Duluth reconsidering mandated parking minimums

The Duluth News Tribune reports that proposed changes to city code would eliminate requirements for developers to provide a specific number of parking spots.


Matthew James

about 1 year ago

For anyone interested in the research supporting the elimination of minimum parking requirements, the book The High Cost of Free Parking examines the issue in a brisk 700 pages. https://en.wikipedia.org/wiki/The_High_Cost_of_Free_Parking


about 1 year ago

These proposed changes are a great step in the right direction. I hope it makes it through city council with flying colors. Parking (especially unused) is such a wasteful land use, and free or cheap parking only serves to incentivize driving. One could argue that Duluth's policies that hyper-prioritize the automobile are one of the root causes of our systemic budget woes.

Chester Knob

about 1 year ago

"One could argue that Duluth's policies that hyper-prioritize the automobile are one of the root causes of our systemic budget woes."

How so?


about 1 year ago

@Chester Knob

To be clear, Duluth isn't unique in this respect. Many cities post WWII made the decision to reorient their development to the car, and the urban renewal projects and suburban sprawl that followed were very car-centric, or car-only. Classic examples include leveling entire neighborhoods for highways, or demolishing once vibrant majority black business districts for parking lots. For some visually arresting before-and-after examples, check out "Cars Destroyed Our Cities" on Instagram.

More specifically to Duluth. Traditionally, as cities grew, neighborhoods changed and intensified. What might start out as large lots with single-family homes, would evolve into duplexes and low-rise apartments, probably with small businesses on the ground floor. This process ensured that a city could as much value from its infrastructure investment as possible, allowing it to pay for impending maintenance or replacement. A side effect of this process is that people typically had what they needed to survive within walking distance. As intensity increased, cities built mass-transit systems like street cars and subways to efficiently move people around. This is how Duluth developed throughout its early years, until the early to mid-20th century.

Now, our neighborhoods are locked under a pane of glass by strict Euclidean zoning laws and other car-centric policies. Large setback requirements, minimum parking requirements and explicit commercial vs. residential zones ensure that we are unable to extract more dollars from the pipes and streets we laid. Want to build a neighborhood appropriate, low-rise apartment building in Lakeside? I hope you have millions of extra dollars to fight for a variance.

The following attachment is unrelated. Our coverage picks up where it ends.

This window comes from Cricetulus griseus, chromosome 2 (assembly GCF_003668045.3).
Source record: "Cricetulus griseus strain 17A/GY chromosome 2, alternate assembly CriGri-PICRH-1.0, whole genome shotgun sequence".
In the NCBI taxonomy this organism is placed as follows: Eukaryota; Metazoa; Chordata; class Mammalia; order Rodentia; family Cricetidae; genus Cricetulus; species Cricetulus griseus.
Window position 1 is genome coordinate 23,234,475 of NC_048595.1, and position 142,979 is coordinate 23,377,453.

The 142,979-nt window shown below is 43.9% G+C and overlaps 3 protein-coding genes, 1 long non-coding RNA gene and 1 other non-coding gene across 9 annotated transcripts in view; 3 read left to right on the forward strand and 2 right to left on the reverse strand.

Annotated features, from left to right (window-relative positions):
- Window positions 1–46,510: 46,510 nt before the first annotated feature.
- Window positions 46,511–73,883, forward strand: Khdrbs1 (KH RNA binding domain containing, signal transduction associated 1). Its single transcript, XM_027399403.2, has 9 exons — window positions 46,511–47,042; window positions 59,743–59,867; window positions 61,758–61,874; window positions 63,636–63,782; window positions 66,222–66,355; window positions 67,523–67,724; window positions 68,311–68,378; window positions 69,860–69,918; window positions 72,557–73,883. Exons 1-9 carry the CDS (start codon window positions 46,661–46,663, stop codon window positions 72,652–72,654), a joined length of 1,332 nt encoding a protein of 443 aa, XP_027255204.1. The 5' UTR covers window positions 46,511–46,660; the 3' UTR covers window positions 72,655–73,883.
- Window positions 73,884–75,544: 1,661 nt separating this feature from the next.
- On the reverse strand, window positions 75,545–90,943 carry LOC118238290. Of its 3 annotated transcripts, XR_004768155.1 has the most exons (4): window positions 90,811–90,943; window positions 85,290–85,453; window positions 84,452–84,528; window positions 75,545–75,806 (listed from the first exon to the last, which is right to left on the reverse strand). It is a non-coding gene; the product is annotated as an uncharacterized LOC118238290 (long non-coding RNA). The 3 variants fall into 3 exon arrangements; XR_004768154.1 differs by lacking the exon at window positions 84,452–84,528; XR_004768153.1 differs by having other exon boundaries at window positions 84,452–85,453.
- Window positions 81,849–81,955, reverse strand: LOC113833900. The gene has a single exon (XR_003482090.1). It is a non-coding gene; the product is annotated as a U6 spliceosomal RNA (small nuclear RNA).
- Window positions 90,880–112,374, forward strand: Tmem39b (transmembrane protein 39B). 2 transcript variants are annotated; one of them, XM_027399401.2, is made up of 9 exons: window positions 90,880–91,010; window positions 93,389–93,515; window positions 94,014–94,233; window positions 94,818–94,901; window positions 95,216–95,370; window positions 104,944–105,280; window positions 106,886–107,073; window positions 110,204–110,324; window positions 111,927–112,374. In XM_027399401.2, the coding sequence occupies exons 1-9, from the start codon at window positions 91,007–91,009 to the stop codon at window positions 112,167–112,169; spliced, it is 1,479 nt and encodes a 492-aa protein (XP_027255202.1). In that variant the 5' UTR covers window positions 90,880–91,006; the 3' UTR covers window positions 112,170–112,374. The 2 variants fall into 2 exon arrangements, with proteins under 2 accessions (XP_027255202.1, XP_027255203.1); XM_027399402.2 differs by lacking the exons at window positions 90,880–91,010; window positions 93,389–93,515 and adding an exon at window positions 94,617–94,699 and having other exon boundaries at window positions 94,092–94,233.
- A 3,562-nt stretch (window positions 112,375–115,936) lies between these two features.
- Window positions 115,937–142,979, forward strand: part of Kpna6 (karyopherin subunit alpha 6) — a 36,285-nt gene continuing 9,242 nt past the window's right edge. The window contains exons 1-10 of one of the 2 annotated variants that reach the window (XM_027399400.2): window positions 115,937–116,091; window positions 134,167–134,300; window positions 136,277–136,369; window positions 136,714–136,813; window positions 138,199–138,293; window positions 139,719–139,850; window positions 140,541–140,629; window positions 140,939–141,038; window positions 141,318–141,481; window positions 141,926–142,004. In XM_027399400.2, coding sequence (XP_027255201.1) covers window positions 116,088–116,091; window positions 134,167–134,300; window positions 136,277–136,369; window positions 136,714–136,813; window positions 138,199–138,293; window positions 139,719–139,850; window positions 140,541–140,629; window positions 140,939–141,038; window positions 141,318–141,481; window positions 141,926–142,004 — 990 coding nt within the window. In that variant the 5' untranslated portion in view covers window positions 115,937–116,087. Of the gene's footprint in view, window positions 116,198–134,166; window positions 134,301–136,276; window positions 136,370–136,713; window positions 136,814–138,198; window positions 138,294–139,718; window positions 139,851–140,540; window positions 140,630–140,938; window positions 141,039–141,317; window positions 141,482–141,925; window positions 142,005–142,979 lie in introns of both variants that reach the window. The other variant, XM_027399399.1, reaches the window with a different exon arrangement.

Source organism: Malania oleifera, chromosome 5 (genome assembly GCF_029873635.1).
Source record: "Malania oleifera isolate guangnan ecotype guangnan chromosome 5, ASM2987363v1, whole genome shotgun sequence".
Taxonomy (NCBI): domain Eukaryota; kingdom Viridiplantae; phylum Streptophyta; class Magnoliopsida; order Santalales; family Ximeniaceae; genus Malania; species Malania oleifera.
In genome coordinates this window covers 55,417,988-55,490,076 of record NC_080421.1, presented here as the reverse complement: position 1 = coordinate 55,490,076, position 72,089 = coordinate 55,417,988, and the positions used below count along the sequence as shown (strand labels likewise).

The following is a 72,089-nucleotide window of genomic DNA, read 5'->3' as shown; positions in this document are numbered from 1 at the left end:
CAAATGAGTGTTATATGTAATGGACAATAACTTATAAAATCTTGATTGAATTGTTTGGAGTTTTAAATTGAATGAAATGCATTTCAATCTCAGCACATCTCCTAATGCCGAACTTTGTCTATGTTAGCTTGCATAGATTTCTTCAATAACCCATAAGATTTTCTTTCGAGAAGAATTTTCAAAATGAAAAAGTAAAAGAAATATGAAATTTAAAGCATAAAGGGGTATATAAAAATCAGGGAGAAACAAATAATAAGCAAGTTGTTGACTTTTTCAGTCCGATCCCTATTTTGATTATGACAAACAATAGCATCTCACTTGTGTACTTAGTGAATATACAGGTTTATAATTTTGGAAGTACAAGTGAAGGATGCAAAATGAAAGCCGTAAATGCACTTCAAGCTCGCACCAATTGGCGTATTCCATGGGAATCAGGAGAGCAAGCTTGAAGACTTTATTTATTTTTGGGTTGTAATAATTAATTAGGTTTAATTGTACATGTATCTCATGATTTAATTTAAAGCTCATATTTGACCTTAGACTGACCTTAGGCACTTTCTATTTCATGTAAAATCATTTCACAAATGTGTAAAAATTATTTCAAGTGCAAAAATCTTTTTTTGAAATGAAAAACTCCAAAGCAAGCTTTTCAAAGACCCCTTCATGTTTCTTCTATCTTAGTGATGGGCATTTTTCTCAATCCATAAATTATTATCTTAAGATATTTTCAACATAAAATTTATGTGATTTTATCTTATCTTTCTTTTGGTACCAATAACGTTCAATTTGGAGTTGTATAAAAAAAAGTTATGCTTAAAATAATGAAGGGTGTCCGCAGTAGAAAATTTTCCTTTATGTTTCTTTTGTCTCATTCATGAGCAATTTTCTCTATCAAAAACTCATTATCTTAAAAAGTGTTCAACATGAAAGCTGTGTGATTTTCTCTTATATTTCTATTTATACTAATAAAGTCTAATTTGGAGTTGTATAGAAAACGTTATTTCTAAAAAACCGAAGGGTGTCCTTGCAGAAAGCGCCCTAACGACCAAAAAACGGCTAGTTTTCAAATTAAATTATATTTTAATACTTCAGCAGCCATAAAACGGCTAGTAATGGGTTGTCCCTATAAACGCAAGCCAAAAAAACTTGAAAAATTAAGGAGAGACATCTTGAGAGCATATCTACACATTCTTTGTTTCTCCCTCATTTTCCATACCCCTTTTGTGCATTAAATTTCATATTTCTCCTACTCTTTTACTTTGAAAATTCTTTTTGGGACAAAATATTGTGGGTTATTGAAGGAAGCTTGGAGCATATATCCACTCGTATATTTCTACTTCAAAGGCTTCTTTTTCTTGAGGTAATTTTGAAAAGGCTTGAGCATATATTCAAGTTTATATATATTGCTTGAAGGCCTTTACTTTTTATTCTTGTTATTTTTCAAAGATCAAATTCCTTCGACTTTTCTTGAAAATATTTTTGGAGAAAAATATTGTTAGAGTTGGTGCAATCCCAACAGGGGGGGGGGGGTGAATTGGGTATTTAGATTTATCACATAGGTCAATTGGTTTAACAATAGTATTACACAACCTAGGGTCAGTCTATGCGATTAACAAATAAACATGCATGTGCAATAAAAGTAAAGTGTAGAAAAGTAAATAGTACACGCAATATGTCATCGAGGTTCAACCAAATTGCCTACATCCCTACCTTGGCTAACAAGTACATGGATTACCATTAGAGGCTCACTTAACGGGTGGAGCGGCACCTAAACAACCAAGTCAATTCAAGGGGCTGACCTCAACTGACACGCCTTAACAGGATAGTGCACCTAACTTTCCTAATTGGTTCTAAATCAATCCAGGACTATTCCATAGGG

Similar struggles apply to opening a small business in a neighborhood. Regardless of parking minimums that make it more expensive to build, the vast majority of neighborhood land in Duluth prohibits opening a business altogether. "Front-yard" businesses used to be common place, but they're illegal in Duluth. Here's an article/video from StrongTowns about that.

Other policies and trends further entrench the requirement to drive, creating a negative feedback loop. Zoning regulations and parking requirements make our city more spread out, less financially sustainable and less walkable, ensuring that more people drive. More people drive, clogging our streets and making trips for groceries or the hardware store take longer. Roads are widened, lanes are added, sidewalks are narrowed (or don't exist at all), making walking more dangerous and less enjoyable, resulting in fewer trips by foot. Due to lower density, mass transit is less effective and fewer people ride it, fewer people value it and funding it isn't prioritized, which further degrades it. Everyone who is physically able to drive or can afford to, now drives for most trips. More parking is needed at destinations, and land is used even less efficiently. The city becomes more spread out and the cycle continues ... our city becomes less able to fund it's critical infrastructure, is less able to create or maintain amenities for residents, and needs to raise or add taxes just to break even.

In many ways, Duluth's saving grace has been that its core neighborhoods were able to get to a relatively dense state before car-oriented development took hold. New development in the second half the 1900s was suburban in nature and expanded into Duluth's previously rural areas. Large lots with single-family homes connected by many miles of pipes and streets. The only reason things haven't completely fallen apart is because our core legacy neighborhoods produce significantly more tax dollars per acre, able to pay for their own infrastructure and subsidize the further reaches of Duluth. Urban3 consults with cities and creates visualizations of where a city's revenue comes from. It would be fascinating to see a similar visualization of Duluth.

If you want to learn more about these concepts, I encourage you to check out StrongTowns. Alternatively, the popular urbanist YouTuber @NotJustBikes created a fantastic intro primer to StrongTowns ideas.


about 1 year ago

Utopia is great when you have a sidewalk not covered in 6 feet of snow. Vehicles and roads will never be replaced with bicycle paths. Americans like to move. Vehicles allow us to go camping, they move our lumber and food, they pick up our garbage, they are a real driver for our economy. When parking lots can't fit enough cars and people have to bike, they stop shopping there ... and they go to Hermantown.

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